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My Path Blog Tools Rating: Rate This Blog
Creation Date: 06-08-2009 01:55 PM
Linda Eskin
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My path to and through Aikido. Observations on Aikido, horses, & life, by a 52 y/o 1st kyu.

This same blog (with photos and a few additional trivial posts, but without comments) can be found at www.grabmywrist.com.

I train with Dave Goldberg Sensei, at Aikido of San Diego.
Blog Info
Status: Public
Entries: 218
Comments: 359
Views: 340,356

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In General Uke and Schoolmasters Entry Tools Rate This Entry
  #112 New 01-10-2011 01:15 AM
There is a very good discussion on the AikiWeb forums, about uke collusion in practice/training. It's particularly relevant for me, because I will be participating in the Aikido Bridge seminar later this week, where Ikeda Sensei will be teaching, and where there will be lots of opportunities for refining my own ukemi, and observing the ukemi of others.

One of the comments there, about how professional athletes train, brought something to mind: In horseback riding the relationship between the rider and the horse is very much like the relationship between Nage and Uke.

The rider (Nage), through their cues, posture, weight shifts, placement of attention, and so on, is able to affect the balance and motion of the horse (Uke). It should not be a battle - it should be a partnership. They are not in opposition. Horse training essentially is training the horse to be a good uke - sensitive, not reactive, not anticipating, but moving as directed when the rider makes a request correctly.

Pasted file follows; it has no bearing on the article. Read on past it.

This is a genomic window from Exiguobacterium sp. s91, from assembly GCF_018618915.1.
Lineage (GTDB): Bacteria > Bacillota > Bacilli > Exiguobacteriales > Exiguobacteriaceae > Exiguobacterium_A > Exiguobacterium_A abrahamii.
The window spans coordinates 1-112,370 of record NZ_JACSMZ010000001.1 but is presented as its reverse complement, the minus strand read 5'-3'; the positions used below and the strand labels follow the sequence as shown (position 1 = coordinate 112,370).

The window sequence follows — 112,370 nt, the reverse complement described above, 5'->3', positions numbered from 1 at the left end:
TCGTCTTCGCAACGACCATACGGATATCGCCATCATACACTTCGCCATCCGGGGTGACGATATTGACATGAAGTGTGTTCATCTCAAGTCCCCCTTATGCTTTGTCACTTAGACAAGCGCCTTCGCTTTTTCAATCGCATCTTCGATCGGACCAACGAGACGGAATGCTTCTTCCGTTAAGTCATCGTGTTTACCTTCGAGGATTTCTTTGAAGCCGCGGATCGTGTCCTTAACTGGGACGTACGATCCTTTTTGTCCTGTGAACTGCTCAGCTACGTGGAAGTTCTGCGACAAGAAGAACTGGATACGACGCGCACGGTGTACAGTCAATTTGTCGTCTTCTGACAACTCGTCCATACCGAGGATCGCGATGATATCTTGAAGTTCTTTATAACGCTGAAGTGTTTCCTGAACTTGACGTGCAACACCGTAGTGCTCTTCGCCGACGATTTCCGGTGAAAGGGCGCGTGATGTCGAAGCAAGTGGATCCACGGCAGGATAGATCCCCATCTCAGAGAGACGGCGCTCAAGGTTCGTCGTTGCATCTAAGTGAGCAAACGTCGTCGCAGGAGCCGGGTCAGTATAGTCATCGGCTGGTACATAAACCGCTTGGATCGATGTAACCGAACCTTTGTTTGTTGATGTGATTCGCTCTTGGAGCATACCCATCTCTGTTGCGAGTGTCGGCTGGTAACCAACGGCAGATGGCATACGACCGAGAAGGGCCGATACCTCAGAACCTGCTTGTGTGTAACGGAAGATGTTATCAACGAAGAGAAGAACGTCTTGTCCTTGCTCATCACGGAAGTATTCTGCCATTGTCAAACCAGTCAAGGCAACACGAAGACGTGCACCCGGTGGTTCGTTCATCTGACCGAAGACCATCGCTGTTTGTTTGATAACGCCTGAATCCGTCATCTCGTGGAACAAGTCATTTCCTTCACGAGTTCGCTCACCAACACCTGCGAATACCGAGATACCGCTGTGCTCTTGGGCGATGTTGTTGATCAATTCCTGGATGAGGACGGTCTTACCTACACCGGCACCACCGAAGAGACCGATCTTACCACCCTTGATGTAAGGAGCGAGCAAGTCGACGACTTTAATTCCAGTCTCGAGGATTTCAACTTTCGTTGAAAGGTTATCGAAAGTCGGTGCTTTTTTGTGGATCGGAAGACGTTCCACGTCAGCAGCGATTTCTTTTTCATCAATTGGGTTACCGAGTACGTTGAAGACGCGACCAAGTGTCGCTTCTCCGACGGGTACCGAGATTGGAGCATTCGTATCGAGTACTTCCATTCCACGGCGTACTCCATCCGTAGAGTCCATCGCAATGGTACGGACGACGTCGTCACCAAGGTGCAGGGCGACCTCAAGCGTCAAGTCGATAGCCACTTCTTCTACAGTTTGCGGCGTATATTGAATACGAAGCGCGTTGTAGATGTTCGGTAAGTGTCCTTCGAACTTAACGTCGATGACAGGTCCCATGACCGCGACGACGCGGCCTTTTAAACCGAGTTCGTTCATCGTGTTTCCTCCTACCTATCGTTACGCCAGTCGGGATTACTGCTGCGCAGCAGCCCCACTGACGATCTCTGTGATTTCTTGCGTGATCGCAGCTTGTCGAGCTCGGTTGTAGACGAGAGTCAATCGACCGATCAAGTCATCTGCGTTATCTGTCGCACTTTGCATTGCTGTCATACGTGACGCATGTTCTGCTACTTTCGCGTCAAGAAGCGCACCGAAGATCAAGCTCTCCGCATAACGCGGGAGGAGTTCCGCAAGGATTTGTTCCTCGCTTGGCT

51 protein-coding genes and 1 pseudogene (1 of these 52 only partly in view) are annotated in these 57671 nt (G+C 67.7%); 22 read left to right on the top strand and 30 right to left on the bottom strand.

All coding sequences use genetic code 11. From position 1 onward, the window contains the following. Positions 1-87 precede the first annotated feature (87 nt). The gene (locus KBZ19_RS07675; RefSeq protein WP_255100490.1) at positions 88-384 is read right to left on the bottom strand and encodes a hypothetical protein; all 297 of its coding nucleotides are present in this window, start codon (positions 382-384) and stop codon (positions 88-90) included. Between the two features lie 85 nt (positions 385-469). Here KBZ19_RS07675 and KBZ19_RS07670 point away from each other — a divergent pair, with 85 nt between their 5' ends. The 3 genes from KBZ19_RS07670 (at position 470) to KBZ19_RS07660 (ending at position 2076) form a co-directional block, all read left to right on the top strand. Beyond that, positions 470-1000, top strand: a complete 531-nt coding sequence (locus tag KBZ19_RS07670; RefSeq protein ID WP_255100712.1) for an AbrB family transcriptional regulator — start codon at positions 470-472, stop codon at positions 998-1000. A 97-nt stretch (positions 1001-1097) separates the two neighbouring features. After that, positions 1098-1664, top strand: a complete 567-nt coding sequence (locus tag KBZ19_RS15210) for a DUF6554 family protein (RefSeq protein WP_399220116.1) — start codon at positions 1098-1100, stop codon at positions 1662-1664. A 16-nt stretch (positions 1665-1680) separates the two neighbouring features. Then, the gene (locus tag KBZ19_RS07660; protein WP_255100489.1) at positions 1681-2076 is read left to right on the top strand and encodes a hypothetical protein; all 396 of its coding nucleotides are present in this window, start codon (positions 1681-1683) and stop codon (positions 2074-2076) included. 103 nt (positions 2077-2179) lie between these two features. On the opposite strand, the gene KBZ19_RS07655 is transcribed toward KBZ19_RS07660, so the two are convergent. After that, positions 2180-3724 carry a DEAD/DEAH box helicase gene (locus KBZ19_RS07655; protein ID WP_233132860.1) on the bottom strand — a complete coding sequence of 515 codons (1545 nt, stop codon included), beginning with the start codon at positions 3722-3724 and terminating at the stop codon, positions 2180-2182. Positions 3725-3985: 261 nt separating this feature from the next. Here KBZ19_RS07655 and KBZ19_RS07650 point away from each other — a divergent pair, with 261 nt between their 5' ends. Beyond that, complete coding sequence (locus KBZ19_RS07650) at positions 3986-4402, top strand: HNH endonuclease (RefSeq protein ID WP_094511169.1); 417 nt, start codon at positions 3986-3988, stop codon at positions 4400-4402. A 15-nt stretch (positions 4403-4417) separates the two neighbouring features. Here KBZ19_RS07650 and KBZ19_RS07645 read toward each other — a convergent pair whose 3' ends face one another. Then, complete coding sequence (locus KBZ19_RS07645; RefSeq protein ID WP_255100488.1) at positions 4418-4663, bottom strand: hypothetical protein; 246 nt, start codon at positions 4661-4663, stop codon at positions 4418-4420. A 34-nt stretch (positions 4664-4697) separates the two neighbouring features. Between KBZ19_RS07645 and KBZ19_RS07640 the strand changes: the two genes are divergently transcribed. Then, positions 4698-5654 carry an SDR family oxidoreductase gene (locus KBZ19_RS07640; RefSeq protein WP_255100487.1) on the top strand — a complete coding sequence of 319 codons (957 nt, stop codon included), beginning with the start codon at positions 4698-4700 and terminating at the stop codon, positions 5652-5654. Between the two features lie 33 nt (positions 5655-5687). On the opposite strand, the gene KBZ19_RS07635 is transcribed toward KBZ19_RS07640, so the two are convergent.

Of course, beginning riders are hopelessly uncoordinated about their weight, center, attention, posture, hands, feet, etc. A horse that refuses to budge, or who can't understand what is being asked, would only frustrate them. Thankfully there are talented, experienced, angelic horses referred to as "schoolmasters" who and understand, and who happily play along with these fumbling newbies. A good schoolmaster lets the rider get the feeling of what a correct trot, balanced halt, or smooth canter depart should feel like, even when the rider doesn't know how to ask perfectly yet.

These horses, bless their hearts, can also perceive the skill level of their riders. While they may jog along sweetly for a little kid flopping around on their first ride, they may just as well require quite correct riding from someone more advanced.

In essence, the schoolmaster colludes, but only as much as is appropriate for the level of the rider. Pretty amazing ability, for a horse, but they do it regularly.

My understanding is that a good uke should provide that same kind of feedback to Nage. With a beginner, one may have to essentially guide them through the motion at first, by doing the ukemi as though Nage had performed the technique correctly, even if Nage didn't really have their center, or didn't take their balance. With a more advanced nage, feedback more along the lines of "Nope, I ain't goin', you don't have me" might be more appropriate.